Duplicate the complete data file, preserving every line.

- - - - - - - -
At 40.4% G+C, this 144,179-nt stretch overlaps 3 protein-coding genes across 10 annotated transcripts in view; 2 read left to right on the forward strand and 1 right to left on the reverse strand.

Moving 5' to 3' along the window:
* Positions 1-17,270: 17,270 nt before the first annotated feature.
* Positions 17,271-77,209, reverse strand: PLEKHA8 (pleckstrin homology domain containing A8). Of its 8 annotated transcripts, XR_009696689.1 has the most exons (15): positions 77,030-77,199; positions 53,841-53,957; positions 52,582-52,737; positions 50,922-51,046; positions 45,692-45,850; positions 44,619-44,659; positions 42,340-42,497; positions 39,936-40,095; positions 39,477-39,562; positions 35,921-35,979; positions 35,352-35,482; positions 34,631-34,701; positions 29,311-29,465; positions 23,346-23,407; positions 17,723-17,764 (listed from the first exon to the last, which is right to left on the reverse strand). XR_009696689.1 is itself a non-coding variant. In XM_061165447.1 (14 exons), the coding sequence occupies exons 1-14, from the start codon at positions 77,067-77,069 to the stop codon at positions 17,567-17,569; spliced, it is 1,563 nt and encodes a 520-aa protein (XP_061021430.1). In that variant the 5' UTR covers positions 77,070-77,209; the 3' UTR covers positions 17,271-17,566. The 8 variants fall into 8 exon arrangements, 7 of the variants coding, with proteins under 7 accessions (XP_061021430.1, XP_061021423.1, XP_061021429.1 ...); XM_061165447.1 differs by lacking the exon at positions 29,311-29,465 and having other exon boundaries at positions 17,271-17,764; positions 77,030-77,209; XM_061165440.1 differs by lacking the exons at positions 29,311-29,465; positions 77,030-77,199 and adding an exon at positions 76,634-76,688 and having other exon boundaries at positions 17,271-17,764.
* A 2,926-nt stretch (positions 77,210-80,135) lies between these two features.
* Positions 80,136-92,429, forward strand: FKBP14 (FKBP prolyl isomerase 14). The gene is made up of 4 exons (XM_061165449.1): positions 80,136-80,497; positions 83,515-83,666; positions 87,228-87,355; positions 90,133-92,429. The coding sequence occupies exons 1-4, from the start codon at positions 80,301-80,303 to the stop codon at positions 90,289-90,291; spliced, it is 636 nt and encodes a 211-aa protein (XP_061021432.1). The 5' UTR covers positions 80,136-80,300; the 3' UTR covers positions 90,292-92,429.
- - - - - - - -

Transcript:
At 40.4% G+C, this 144,179-nt stretch overlaps 3 protein-coding genes across 10 annotated transcripts in view; 2 read left to right on the forward strand and 1 right to left on the reverse strand.

Moving 5' to 3' along the window:
* Positions 1-17,270: 17,270 nt before the first annotated feature.
* Positions 17,271-77,209, reverse strand: PLEKHA8 (pleckstrin homology domain containing A8). Of its 8 annotated transcripts, XR_009696689.1 has the most exons (15): positions 77,030-77,199; positions 53,841-53,957; positions 52,582-52,737; positions 50,922-51,046; positions 45,692-45,850; positions 44,619-44,659; positions 42,340-42,497; positions 39,936-40,095; positions 39,477-39,562; positions 35,921-35,979; positions 35,352-35,482; positions 34,631-34,701; positions 29,311-29,465; positions 23,346-23,407; positions 17,723-17,764 (listed from the first exon to the last, which is right to left on the reverse strand). XR_009696689.1 is itself a non-coding variant. In XM_061165447.1 (14 exons), the coding sequence occupies exons 1-14, from the start codon at positions 77,067-77,069 to the stop codon at positions 17,567-17,569; spliced, it is 1,563 nt and encodes a 520-aa protein (XP_061021430.1). In that variant the 5' UTR covers positions 77,070-77,209; the 3' UTR covers positions 17,271-17,566. The 8 variants fall into 8 exon arrangements, 7 of the variants coding, with proteins under 7 accessions (XP_061021430.1, XP_061021423.1, XP_061021429.1 ...); XM_061165447.1 differs by lacking the exon at positions 29,311-29,465 and having other exon boundaries at positions 17,271-17,764; positions 77,030-77,209; XM_061165440.1 differs by lacking the exons at positions 29,311-29,465; positions 77,030-77,199 and adding an exon at positions 76,634-76,688 and having other exon boundaries at positions 17,271-17,764.
* A 2,926-nt stretch (positions 77,210-80,135) lies between these two features.
* Positions 80,136-92,429, forward strand: FKBP14 (FKBP prolyl isomerase 14). The gene is made up of 4 exons (XM_061165449.1): positions 80,136-80,497; positions 83,515-83,666; positions 87,228-87,355; positions 90,133-92,429. The coding sequence occupies exons 1-4, from the start codon at positions 80,301-80,303 to the stop codon at positions 90,289-90,291; spliced, it is 636 nt and encodes a 211-aa protein (XP_061021432.1). The 5' UTR covers positions 80,136-80,300; the 3' UTR covers positions 90,292-92,429.